Our second contribution (joint work with L. Päivärinta and M. Salo) is extending a recent result on non-existence of non-scattering energies for potentials with rectangular corners to arbitrary corners of angle smaller than 180 degrees in two dimensions, and to prove in three dimensions that the set of strictly convex circular conical corners for which non-scattering energies might exist is at most countable.

]]>In this thesis, the internal structure of flux rope CMEs and their three-dimensional evolution in the interplanetary space were investigated using the combination of white-light and extreme ultraviolet observations and in-situ measurements and modeling. The results of the analysis show that a typical flux rope CME consists of regions of physically different plasma with the flux rope occupying one of them. The methodology for studying the evolution of the individual flux rope in three-dimensional space is described. The presented technique is used to show that solar flux ropes experience significant deflections and rotations during their propagation from the Sun to the Earth's orbit that have to be taken into account for reliable space weather forecasting. These structures deflect predominantly towards the solar equatorial plane and their rotations are affected by the solar wind streams. It is discovered that 40 per cent of the flux rope evolution happens after 30 solar radii.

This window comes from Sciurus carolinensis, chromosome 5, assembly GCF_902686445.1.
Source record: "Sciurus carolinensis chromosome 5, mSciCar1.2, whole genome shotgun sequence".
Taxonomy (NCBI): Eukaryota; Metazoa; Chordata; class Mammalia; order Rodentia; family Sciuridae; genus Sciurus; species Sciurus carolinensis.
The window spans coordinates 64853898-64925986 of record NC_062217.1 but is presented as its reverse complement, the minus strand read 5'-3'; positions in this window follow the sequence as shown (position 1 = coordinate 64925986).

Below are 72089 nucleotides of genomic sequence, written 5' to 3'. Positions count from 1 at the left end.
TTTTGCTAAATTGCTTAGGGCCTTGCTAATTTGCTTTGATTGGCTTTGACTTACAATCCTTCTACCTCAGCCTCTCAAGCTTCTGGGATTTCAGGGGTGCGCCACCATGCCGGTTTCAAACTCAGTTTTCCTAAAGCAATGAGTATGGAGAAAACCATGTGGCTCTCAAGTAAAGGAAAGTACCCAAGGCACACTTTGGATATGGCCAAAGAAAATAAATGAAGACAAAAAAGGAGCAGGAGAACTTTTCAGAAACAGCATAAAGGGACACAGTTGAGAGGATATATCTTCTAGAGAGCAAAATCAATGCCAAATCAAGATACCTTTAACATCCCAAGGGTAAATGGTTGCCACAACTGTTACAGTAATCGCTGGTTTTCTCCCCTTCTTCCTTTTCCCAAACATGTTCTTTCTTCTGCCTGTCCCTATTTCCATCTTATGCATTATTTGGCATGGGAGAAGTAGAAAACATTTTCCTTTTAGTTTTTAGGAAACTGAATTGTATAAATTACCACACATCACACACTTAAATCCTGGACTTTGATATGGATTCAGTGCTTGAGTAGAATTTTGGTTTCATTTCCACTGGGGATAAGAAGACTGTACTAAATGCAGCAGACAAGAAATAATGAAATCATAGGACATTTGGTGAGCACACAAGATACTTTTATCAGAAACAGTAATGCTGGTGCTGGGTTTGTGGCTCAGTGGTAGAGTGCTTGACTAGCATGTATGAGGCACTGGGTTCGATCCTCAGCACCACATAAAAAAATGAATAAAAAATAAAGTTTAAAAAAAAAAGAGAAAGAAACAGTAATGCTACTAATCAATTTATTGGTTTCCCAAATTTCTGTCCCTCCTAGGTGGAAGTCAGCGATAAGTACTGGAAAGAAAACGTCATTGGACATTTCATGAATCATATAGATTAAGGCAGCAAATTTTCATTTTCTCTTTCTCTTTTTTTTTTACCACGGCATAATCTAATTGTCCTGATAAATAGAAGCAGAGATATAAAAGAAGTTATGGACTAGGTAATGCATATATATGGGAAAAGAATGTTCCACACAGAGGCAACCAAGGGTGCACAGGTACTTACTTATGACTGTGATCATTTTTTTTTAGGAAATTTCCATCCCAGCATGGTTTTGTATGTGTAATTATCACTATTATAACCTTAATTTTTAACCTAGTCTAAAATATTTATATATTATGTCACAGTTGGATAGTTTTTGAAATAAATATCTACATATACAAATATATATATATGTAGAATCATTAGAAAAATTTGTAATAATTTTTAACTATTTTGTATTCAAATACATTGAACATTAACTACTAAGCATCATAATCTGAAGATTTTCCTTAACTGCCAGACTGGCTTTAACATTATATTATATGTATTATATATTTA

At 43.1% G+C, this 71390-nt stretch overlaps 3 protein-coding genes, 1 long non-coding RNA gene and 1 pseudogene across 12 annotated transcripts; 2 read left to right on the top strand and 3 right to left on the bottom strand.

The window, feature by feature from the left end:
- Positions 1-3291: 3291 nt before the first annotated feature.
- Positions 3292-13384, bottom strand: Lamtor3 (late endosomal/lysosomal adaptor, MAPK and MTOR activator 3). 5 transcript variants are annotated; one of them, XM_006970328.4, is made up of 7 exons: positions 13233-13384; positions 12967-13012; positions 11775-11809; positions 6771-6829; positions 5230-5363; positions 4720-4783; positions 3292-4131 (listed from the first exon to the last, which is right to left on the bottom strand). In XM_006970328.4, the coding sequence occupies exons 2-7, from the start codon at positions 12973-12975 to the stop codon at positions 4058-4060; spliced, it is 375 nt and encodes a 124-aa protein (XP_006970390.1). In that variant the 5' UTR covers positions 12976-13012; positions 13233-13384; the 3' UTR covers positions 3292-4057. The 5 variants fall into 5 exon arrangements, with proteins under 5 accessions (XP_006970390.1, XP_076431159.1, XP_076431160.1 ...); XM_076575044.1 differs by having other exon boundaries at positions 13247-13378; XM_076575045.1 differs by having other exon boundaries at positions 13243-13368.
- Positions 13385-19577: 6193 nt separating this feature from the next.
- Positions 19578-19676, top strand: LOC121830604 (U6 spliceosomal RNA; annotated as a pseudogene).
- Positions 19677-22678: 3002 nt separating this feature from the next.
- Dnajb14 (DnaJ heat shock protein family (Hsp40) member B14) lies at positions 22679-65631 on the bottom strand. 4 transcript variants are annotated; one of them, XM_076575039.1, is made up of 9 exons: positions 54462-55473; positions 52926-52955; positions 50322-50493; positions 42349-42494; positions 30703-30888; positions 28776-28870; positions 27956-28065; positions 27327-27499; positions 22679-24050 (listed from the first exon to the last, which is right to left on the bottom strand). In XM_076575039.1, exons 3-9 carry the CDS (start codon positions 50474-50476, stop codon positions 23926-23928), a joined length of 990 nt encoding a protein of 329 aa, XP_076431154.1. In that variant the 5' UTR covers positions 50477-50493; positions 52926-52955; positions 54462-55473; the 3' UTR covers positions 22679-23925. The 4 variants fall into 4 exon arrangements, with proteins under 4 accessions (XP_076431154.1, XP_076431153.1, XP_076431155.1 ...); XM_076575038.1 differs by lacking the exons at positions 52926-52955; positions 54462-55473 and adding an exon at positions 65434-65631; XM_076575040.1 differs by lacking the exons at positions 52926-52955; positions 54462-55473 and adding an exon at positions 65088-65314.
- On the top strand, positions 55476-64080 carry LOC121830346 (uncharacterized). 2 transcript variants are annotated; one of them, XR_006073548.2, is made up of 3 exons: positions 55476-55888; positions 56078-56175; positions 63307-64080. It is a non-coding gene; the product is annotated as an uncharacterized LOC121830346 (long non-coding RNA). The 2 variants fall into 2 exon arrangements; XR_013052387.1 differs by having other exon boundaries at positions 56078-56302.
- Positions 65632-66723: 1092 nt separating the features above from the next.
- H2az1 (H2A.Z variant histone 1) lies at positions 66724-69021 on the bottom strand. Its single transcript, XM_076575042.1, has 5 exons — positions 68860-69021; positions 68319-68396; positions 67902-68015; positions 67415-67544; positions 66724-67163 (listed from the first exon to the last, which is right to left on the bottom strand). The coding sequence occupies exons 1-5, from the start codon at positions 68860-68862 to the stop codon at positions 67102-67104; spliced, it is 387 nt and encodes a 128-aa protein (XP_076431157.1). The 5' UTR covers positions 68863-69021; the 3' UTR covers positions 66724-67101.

Flux-rope-like structures can also form in the magnetosphere during the periods of geomagnetic disturbances. They are generated in the magnetotail configurations with multiple reconnection sites and travel towards the Earth or away from it. Both types of these helical magnetic structures are addressed in this thesis as well. It is demonstrated that the properties of these structures help to get insight into the dynamics of the magnetosphere. The model of evolution of earthward-traveling flux ropes is presented, according to which they deteriorate and degrade into dipolarization fronts, another magnetic field configuration that is characteristic for geomagnetic disturbances.

This thesis contributes both to the improvement of the flux rope analysis techniques as well as conducts a comprehensive analysis of solar and magnetospheric flux ropes and their evolution. The results of the research advance our understanding of the Sun-Earth coupling in one dynamical process and can be used for improving the space weather forecasting tools.

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